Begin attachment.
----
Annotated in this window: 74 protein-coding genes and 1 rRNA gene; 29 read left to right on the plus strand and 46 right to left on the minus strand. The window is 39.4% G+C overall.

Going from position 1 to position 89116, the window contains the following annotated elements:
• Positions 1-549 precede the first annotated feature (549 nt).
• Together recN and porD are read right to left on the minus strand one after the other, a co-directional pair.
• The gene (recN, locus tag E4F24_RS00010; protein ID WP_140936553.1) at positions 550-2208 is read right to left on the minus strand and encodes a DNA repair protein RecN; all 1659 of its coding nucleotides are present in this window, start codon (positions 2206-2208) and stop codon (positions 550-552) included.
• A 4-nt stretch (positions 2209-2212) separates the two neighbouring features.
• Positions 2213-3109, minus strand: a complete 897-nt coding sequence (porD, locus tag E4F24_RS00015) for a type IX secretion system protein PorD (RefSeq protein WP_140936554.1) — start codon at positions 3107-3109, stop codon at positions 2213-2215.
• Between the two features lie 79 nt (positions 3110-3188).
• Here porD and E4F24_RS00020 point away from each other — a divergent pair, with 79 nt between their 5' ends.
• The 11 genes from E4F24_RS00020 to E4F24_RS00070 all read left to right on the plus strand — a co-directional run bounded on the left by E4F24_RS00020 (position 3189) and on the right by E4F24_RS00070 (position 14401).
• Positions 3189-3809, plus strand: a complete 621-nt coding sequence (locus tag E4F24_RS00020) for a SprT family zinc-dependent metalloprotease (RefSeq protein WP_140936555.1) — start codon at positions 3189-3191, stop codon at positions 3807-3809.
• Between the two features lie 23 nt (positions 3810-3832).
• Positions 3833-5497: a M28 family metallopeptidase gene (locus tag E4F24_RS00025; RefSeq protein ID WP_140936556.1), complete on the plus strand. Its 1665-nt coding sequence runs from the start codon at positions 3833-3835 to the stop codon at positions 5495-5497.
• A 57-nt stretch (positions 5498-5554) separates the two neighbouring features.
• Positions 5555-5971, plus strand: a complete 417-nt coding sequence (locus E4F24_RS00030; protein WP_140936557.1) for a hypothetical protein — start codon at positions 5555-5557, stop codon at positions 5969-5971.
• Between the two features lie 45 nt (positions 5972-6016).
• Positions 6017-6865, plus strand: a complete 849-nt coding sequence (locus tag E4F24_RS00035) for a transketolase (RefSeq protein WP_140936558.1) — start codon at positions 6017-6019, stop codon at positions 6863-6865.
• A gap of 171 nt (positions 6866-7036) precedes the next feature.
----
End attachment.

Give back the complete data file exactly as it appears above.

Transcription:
Annotated in this window: 74 protein-coding genes and 1 rRNA gene; 29 read left to right on the plus strand and 46 right to left on the minus strand. The window is 39.4% G+C overall.

Going from position 1 to position 89116, the window contains the following annotated elements:
• Positions 1-549 precede the first annotated feature (549 nt).
• Together recN and porD are read right to left on the minus strand one after the other, a co-directional pair.
• The gene (recN, locus tag E4F24_RS00010; protein ID WP_140936553.1) at positions 550-2208 is read right to left on the minus strand and encodes a DNA repair protein RecN; all 1659 of its coding nucleotides are present in this window, start codon (positions 2206-2208) and stop codon (positions 550-552) included.
• A 4-nt stretch (positions 2209-2212) separates the two neighbouring features.
• Positions 2213-3109, minus strand: a complete 897-nt coding sequence (porD, locus tag E4F24_RS00015) for a type IX secretion system protein PorD (RefSeq protein WP_140936554.1) — start codon at positions 3107-3109, stop codon at positions 2213-2215.
• Between the two features lie 79 nt (positions 3110-3188).
• Here porD and E4F24_RS00020 point away from each other — a divergent pair, with 79 nt between their 5' ends.
• The 11 genes from E4F24_RS00020 to E4F24_RS00070 all read left to right on the plus strand — a co-directional run bounded on the left by E4F24_RS00020 (position 3189) and on the right by E4F24_RS00070 (position 14401).
• Positions 3189-3809, plus strand: a complete 621-nt coding sequence (locus tag E4F24_RS00020) for a SprT family zinc-dependent metalloprotease (RefSeq protein WP_140936555.1) — start codon at positions 3189-3191, stop codon at positions 3807-3809.
• Between the two features lie 23 nt (positions 3810-3832).
• Positions 3833-5497: a M28 family metallopeptidase gene (locus tag E4F24_RS00025; RefSeq protein ID WP_140936556.1), complete on the plus strand. Its 1665-nt coding sequence runs from the start codon at positions 3833-3835 to the stop codon at positions 5495-5497.
• A 57-nt stretch (positions 5498-5554) separates the two neighbouring features.
• Positions 5555-5971, plus strand: a complete 417-nt coding sequence (locus E4F24_RS00030; protein WP_140936557.1) for a hypothetical protein — start codon at positions 5555-5557, stop codon at positions 5969-5971.
• Between the two features lie 45 nt (positions 5972-6016).
• Positions 6017-6865, plus strand: a complete 849-nt coding sequence (locus tag E4F24_RS00035) for a transketolase (RefSeq protein WP_140936558.1) — start codon at positions 6017-6019, stop codon at positions 6863-6865.
• A gap of 171 nt (positions 6866-7036) precedes the next feature.